The Inflation Objection
The argument against governments issuing and lending money for development projects is that it would be inflationary, but this need not be the case. Price inflation results when "demand" (money) increases faster than "supply" (goods and services). As economist John Maynard Keynes pointed out, when the national currency is expanded to fund productive projects, supply goes up along with demand, leaving consumer prices unaffected.3
Moreover, private banks themselves create the money they lend. Many authorities have confirmed this fact, including the Federal Reserve itself. The Chicago Federal Reserve exposed the mechanics of money creation in a publication called Modern Money Mechanics, in which it said:
"Of course, they [commercial banks] do not really pay out loans from the money they receive as deposits. If they did this, no additional money would be created. What they do when they make loans is to accept promissory notes in exchange for credits to the borrowers’ transaction accounts.4"
See also Money Facts, published in 1964 by Congressman Wright Patman, Chairman of the Subcommittee on Domestic Finance of the Banking and Currency Committee. Responding to the question "Do private banks issue money today?", he wrote:
"Yes. Although banks no longer have the right to issue bank notes, they can create money in the form of bank deposits when they lend money to businesses, or buy securities. . . . The important thing to remember is that when banks lend money they don’t necessarily take it from anyone else to lend. Thus they "create" it."5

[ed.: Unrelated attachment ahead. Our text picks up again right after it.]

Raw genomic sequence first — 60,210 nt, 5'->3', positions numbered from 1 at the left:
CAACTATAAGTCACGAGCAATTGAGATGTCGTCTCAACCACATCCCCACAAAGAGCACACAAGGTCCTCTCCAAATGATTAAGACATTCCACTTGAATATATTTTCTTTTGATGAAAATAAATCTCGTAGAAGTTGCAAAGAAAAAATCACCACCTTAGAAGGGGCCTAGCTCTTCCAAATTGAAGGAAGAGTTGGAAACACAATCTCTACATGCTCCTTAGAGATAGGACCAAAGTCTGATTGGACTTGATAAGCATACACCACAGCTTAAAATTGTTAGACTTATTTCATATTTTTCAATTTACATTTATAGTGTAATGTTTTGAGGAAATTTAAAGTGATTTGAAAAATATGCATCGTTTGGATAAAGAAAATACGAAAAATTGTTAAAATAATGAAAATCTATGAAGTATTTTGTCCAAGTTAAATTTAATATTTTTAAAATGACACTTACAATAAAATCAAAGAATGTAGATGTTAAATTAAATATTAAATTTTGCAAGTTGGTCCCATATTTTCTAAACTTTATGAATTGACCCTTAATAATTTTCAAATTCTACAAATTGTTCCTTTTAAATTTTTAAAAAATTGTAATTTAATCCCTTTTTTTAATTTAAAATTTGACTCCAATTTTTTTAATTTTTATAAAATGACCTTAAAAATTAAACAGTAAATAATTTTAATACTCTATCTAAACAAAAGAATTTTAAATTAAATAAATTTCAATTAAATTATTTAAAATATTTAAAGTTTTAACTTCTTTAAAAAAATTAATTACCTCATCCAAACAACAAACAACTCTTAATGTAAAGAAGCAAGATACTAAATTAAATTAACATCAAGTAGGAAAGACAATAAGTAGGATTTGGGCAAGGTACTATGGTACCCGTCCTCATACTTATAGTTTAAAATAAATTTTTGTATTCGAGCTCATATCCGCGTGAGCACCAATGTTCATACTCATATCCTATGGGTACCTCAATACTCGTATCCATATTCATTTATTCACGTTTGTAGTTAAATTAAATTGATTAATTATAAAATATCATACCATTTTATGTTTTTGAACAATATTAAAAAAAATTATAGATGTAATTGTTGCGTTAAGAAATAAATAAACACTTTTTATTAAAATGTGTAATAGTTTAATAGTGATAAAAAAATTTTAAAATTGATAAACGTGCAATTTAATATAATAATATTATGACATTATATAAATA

During the recent bank credit crisis in August 2007, the central banks of the United States, Europe, Canada, Australia and Japan collectively extended a $315 billion credit line to commercial banks. This credit was created out of nothing (something central banks assume the right to do as "lenders of last resort"), and the sums advanced were huge.6 For comparative purposes, a mere $188 billion would have been enough to repair all of the 74,000 U.S. bridges known to be defective, preventing another disaster like that in Minnesota in July 2007. The Carbon Trust, a well-known UK company dedicated to cutting carbon emissions, is responsible for reducing emissions by nearly 2 million tons per year on a 2007 budget of only £115.9 million (about $60 million U.S.). If central banks can create hundreds of billions of dollars to save floundering private banks, governments can create comparable credits to adapt to climate change, an even more pressing problem.
The sovereign right to issue money actually belongs to governments, not to private banks; but few governments exercise that right today. The only money the U.S. government issues are coins, which compose only about one one-thousandth of the U.S. money supply (M3). All of the rest is created by private banking institutions when they make loans. This includes the privately-owned Federal Reserve, which creates Federal Reserve Notes (dollar bills) and lends them to the government and to commercial banks.7